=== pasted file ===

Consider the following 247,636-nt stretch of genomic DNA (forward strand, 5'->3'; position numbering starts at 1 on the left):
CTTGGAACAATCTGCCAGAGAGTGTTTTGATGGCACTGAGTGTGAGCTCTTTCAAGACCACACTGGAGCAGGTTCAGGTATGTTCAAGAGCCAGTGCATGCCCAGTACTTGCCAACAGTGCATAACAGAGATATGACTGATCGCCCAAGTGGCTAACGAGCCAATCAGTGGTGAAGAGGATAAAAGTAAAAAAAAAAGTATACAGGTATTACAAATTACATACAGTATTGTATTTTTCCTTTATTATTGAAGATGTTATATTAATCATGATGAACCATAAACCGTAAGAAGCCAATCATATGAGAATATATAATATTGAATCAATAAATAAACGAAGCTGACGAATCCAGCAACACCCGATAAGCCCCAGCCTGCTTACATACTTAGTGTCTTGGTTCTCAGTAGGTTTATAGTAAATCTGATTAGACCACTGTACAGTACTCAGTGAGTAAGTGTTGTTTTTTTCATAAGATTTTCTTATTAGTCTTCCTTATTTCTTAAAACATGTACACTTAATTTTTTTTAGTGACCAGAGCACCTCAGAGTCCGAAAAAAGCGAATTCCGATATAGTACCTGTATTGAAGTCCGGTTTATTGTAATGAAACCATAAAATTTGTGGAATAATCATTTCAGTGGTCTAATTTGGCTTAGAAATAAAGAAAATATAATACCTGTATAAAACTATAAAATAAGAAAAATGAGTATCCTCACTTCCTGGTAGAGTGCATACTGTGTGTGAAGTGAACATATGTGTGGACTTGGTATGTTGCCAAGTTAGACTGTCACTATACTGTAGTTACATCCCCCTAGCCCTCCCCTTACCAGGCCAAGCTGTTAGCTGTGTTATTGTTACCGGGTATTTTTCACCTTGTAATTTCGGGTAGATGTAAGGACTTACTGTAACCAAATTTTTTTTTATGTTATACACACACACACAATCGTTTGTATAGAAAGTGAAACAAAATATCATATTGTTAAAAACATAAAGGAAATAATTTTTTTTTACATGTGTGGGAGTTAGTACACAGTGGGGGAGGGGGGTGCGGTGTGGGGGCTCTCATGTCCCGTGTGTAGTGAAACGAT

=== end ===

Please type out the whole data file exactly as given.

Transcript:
Consider the following 247,636-nt stretch of genomic DNA (forward strand, 5'->3'; position numbering starts at 1 on the left):
CTTGGAACAATCTGCCAGAGAGTGTTTTGATGGCACTGAGTGTGAGCTCTTTCAAGACCACACTGGAGCAGGTTCAGGTATGTTCAAGAGCCAGTGCATGCCCAGTACTTGCCAACAGTGCATAACAGAGATATGACTGATCGCCCAAGTGGCTAACGAGCCAATCAGTGGTGAAGAGGATAAAAGTAAAAAAAAAAGTATACAGGTATTACAAATTACATACAGTATTGTATTTTTCCTTTATTATTGAAGATGTTATATTAATCATGATGAACCATAAACCGTAAGAAGCCAATCATATGAGAATATATAATATTGAATCAATAAATAAACGAAGCTGACGAATCCAGCAACACCCGATAAGCCCCAGCCTGCTTACATACTTAGTGTCTTGGTTCTCAGTAGGTTTATAGTAAATCTGATTAGACCACTGTACAGTACTCAGTGAGTAAGTGTTGTTTTTTTCATAAGATTTTCTTATTAGTCTTCCTTATTTCTTAAAACATGTACACTTAATTTTTTTTAGTGACCAGAGCACCTCAGAGTCCGAAAAAAGCGAATTCCGATATAGTACCTGTATTGAAGTCCGGTTTATTGTAATGAAACCATAAAATTTGTGGAATAATCATTTCAGTGGTCTAATTTGGCTTAGAAATAAAGAAAATATAATACCTGTATAAAACTATAAAATAAGAAAAATGAGTATCCTCACTTCCTGGTAGAGTGCATACTGTGTGTGAAGTGAACATATGTGTGGACTTGGTATGTTGCCAAGTTAGACTGTCACTATACTGTAGTTACATCCCCCTAGCCCTCCCCTTACCAGGCCAAGCTGTTAGCTGTGTTATTGTTACCGGGTATTTTTCACCTTGTAATTTCGGGTAGATGTAAGGACTTACTGTAACCAAATTTTTTTTTATGTTATACACACACACACAATCGTTTGTATAGAAAGTGAAACAAAATATCATATTGTTAAAAACATAAAGGAAATAATTTTTTTTTACATGTGTGGGAGTTAGTACACAGTGGGGGAGGGGGGTGCGGTGTGGGGGCTCTCATGTCCCGTGTGTAGTGAAACGAT